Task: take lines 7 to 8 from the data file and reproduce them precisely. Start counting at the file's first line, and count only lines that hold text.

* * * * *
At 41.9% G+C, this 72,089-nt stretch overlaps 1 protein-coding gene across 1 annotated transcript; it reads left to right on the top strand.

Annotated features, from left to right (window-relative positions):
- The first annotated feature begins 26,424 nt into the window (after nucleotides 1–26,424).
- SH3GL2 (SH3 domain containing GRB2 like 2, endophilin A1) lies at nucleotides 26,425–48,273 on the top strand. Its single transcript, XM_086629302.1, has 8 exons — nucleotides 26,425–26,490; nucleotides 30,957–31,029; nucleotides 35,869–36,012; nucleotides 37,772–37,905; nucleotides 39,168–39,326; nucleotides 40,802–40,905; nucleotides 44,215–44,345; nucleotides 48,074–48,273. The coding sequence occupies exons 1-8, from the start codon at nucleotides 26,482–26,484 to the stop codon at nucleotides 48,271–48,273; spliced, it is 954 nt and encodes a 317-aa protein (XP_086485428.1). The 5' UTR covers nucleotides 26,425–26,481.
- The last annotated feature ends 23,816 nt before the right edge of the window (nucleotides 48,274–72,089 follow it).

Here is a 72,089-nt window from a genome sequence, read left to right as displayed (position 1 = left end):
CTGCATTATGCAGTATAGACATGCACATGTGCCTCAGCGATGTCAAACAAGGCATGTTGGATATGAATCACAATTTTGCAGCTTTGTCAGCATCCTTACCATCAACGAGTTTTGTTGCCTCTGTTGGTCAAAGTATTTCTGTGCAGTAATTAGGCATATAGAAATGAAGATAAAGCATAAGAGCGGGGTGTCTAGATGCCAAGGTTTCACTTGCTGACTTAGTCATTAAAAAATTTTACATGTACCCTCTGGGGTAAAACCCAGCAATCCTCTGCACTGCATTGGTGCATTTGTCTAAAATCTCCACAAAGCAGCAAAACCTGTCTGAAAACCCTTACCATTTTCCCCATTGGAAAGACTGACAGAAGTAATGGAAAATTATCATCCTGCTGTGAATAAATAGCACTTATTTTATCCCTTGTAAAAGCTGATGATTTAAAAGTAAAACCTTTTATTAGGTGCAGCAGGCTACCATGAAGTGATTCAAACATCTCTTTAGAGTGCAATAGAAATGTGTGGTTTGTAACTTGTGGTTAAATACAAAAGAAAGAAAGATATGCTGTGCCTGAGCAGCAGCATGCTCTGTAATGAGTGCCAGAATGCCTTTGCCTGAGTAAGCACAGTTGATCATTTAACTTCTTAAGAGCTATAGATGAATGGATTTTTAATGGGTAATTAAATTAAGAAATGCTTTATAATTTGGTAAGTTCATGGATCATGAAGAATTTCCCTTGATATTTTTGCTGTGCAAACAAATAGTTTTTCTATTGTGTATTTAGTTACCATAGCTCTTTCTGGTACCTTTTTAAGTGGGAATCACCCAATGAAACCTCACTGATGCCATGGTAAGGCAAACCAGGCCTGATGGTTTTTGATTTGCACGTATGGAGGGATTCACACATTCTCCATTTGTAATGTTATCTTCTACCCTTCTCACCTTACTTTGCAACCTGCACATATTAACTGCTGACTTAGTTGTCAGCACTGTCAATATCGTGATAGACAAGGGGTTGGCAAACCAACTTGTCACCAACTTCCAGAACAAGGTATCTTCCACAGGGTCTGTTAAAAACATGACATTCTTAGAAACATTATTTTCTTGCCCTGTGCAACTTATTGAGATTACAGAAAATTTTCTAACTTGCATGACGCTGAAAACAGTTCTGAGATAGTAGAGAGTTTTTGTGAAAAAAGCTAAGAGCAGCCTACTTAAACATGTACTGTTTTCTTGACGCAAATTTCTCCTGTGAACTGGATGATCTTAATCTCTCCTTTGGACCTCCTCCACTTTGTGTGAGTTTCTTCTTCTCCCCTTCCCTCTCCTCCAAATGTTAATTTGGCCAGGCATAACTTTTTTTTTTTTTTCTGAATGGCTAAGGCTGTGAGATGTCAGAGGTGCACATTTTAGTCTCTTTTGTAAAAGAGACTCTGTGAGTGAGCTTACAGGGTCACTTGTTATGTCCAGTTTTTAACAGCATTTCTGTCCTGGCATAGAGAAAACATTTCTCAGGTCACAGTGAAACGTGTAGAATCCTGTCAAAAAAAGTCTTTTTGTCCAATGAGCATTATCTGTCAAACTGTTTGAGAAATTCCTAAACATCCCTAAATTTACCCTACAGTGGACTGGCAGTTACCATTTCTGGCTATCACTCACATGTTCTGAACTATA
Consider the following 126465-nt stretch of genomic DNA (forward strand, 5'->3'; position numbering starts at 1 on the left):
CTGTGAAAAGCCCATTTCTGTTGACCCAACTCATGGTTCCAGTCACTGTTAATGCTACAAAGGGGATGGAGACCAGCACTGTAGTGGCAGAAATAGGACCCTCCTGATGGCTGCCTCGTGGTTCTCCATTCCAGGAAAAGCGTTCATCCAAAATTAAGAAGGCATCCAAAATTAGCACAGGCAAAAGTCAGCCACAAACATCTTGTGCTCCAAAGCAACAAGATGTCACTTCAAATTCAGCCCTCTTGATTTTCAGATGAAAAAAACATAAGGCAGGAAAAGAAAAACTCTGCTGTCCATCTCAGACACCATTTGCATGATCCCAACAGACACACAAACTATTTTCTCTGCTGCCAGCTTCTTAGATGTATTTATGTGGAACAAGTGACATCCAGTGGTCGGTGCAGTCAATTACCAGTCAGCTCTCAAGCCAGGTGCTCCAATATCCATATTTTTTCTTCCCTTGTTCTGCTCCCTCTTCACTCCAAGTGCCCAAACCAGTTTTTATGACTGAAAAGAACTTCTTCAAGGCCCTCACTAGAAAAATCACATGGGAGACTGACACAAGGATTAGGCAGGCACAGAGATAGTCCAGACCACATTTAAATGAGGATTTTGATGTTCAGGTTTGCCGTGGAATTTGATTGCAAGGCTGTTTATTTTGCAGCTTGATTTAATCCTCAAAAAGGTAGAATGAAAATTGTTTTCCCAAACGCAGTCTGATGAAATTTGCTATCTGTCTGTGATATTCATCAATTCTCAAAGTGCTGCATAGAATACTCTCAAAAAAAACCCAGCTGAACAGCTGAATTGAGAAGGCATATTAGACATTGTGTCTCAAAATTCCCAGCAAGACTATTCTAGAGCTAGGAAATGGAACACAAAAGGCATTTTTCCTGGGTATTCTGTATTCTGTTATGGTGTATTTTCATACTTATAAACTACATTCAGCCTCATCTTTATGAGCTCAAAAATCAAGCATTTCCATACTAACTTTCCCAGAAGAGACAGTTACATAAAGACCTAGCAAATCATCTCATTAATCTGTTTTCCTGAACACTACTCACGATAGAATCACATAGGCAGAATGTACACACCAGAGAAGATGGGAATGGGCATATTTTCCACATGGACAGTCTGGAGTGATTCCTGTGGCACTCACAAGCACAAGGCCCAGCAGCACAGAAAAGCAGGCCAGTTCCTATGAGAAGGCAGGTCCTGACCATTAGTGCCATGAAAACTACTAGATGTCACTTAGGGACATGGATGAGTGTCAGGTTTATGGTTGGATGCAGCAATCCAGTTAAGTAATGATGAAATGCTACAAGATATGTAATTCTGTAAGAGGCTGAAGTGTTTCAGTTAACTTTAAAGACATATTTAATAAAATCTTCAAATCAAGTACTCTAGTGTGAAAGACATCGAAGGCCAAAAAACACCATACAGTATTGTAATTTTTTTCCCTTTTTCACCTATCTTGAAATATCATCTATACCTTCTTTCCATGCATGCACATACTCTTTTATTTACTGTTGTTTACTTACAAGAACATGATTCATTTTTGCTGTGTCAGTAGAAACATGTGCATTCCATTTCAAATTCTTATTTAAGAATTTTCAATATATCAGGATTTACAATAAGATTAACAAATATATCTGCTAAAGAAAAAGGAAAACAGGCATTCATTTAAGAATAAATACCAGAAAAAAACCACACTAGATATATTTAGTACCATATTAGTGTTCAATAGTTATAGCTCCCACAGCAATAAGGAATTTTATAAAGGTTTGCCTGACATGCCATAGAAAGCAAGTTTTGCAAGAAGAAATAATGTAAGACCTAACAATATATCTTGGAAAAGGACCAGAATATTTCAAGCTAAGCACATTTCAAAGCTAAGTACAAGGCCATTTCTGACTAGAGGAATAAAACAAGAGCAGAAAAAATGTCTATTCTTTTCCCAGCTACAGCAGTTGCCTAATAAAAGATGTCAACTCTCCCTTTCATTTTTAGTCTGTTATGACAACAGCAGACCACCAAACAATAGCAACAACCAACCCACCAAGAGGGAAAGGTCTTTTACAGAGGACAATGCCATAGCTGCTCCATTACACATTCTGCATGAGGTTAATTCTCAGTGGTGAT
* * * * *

CTGCATTATGCAGTATAGACATGCACATGTGCCTCAGCGATGTCAAACAAGGCATGTTGGATATGAATCACAATTTTGCAGCTTTGTCAGCATCCTTACCATCAACGAGTTTTGTTGCCTCTGTTGGTCAAAGTATTTCTGTGCAGTAATTAGGCATATAGAAATGAAGATAAAGCATAAGAGCGGGGTGTCTAGATGCCAAGGTTTCACTTGCTGACTTAGTCATTAAAAAATTTTACATGTACCCTCTGGGGTAAAACCCAGCAATCCTCTGCACTGCATTGGTGCATTTGTCTAAAATCTCCACAAAGCAGCAAAACCTGTCTGAAAACCCTTACCATTTTCCCCATTGGAAAGACTGACAGAAGTAATGGAAAATTATCATCCTGCTGTGAATAAATAGCACTTATTTTATCCCTTGTAAAAGCTGATGATTTAAAAGTAAAACCTTTTATTAGGTGCAGCAGGCTACCATGAAGTGATTCAAACATCTCTTTAGAGTGCAATAGAAATGTGTGGTTTGTAACTTGTGGTTAAATACAAAAGAAAGAAAGATATGCTGTGCCTGAGCAGCAGCATGCTCTGTAATGAGTGCCAGAATGCCTTTGCCTGAGTAAGCACAGTTGATCATTTAACTTCTTAAGAGCTATAGATGAATGGATTTTTAATGGGTAATTAAATTAAGAAATGCTTTATAATTTGGTAAGTTCATGGATCATGAAGAATTTCCCTTGATATTTTTGCTGTGCAAACAAATAGTTTTTCTATTGTGTATTTAGTTACCATAGCTCTTTCTGGTACCTTTTTAAGTGGGAATCACCCAATGAAACCTCACTGATGCCATGGTAAGGCAAACCAGGCCTGATGGTTTTTGATTTGCACGTATGGAGGGATTCACACATTCTCCATTTGTAATGTTATCTTCTACCCTTCTCACCTTACTTTGCAACCTGCACATATTAACTGCTGACTTAGTTGTCAGCACTGTCAATATCGTGATAGACAAGGGGTTGGCAAACCAACTTGTCACCAACTTCCAGAACAAGGTATCTTCCACAGGGTCTGTTAAAAACATGACATTCTTAGAAACATTATTTTCTTGCCCTGTGCAACTTATTGAGATTACAGAAAATTTTCTAACTTGCATGACGCTGAAAACAGTTCTGAGATAGTAGAGAGTTTTTGTGAAAAAAGCTAAGAGCAGCCTACTTAAACATGTACTGTTTTCTTGACGCAAATTTCTCCTGTGAACTGGATGATCTTAATCTCTCCTTTGGACCTCCTCCACTTTGTGTGAGTTTCTTCTTCTCCCCTTCCCTCTCCTCCAAATGTTAATTTGGCCAGGCATAACTTTTTTTTTTTTTTCTGAATGGCTAAGGCTGTGAGATGTCAGAGGTGCACATTTTAGTCTCTTTTGTAAAAGAGACTCTGTGAGTGAGCTTACAGGGTCACTTGTTATGTCCAGTTTTTAACAGCATTTCTGTCCTGGCATAGAGAAAACATTTCTCAGGTCACAGTGAAACGTGTAGAATCCTGTCAAAAAAAGTCTTTTTGTCCAATGAGCATTATCTGTCAAACTGTTTGAGAAATTCCTAAACATCCCTAAATTTACCCTACAGTGGACTGGCAGTTACCATTTCTGGCTATCACTCACATGTTCTGAACTATA
Consider the following 126465-nt stretch of genomic DNA (forward strand, 5'->3'; position numbering starts at 1 on the left):